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Prefrontal cortex and Spearman's g
in Measuring the mind: Speed, control and age - John Duncan, Louise Phillips, Peter McLeod, Chapter 10, p249-272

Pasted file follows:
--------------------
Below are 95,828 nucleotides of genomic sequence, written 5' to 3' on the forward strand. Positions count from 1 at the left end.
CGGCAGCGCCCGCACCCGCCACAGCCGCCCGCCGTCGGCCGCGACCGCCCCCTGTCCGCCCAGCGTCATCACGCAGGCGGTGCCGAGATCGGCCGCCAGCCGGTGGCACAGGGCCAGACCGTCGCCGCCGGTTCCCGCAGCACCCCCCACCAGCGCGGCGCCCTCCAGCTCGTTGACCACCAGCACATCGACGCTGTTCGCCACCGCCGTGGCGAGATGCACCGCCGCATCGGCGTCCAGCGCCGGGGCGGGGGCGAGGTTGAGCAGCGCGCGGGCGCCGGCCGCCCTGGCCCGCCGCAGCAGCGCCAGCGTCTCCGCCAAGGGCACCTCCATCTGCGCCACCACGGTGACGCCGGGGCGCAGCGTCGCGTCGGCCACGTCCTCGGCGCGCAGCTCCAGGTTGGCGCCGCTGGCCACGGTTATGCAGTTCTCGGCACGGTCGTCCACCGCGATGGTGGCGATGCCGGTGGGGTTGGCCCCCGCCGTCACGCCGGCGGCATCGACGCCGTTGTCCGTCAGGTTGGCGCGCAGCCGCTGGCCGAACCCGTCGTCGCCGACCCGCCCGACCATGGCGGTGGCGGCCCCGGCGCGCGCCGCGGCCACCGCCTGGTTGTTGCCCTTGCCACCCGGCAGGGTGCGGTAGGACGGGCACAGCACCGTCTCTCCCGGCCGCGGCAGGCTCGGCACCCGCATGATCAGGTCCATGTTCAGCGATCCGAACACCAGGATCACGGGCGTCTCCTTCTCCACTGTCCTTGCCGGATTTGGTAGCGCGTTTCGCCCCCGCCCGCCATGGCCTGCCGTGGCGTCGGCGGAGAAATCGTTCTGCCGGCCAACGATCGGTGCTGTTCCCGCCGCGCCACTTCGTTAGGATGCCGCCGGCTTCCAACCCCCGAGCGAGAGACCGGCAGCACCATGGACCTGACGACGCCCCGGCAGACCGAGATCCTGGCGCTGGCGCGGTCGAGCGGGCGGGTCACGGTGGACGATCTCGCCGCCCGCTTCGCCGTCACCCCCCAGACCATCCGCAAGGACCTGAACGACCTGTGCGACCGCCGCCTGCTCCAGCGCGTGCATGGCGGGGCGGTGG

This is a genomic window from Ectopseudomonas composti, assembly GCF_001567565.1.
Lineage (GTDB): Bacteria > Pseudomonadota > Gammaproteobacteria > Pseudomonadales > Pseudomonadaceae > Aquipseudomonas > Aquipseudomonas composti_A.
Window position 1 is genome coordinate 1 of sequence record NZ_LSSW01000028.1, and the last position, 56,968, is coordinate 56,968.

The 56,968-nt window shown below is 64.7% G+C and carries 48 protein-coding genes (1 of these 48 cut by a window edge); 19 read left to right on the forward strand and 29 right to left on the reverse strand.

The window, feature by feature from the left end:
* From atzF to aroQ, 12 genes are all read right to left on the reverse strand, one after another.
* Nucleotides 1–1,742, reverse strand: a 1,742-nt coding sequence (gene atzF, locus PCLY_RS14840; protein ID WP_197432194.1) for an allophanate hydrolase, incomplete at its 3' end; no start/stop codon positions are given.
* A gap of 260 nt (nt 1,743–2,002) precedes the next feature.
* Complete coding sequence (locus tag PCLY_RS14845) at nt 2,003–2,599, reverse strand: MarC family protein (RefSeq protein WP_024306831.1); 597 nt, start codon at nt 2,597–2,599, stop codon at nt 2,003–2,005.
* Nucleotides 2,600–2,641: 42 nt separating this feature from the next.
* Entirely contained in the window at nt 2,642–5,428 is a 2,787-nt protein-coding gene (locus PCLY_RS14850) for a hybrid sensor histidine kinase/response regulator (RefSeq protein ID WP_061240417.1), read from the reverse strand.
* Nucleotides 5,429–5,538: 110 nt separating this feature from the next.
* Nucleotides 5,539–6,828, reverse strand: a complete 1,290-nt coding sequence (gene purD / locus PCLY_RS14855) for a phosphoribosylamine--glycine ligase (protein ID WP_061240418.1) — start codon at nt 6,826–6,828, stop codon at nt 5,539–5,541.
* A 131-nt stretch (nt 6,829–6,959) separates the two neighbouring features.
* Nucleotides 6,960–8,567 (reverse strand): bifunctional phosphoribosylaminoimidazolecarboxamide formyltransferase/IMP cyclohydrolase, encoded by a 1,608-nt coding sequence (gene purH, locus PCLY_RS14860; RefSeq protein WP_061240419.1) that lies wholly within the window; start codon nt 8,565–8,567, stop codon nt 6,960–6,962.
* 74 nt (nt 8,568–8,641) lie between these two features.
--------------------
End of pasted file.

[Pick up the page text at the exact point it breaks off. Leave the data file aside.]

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This chapter addresses one of Pat Rabbitt's enduring concerns - the basis for general intelligence or Spearman's g. I begin with a striking finding from functional brain imaging: In specific regions of frontal and parietal cortex, there is a pattern of similar activation for many different cognitive demands. Plausibly, this pattern of broad cognitive activation (BCA) could reflect functions basic to g. A related finding comes from monkey studies: In the lateral prefrontal cortex, neurons produce a dense, selective representation of information relevant to a current task, whatever that task may be. This representation is reminiscent of a basic idea from artificial intelligence - task modelling in working memory - and I suggest that g may largely be a reflection of this task modelling function. Moving on to behavioural studies, I show how competition in a task model can result in loss of vulnerable task components. This "goal neglect" is closely related to g. Finally I review recent lesion data, and the prediction that g deficits should reflect damage to BCA regions. Among difficulties in testing this hypothesis are confounding of BCA damage with total lesion volume, and highly variable effects of apparently similar lesions.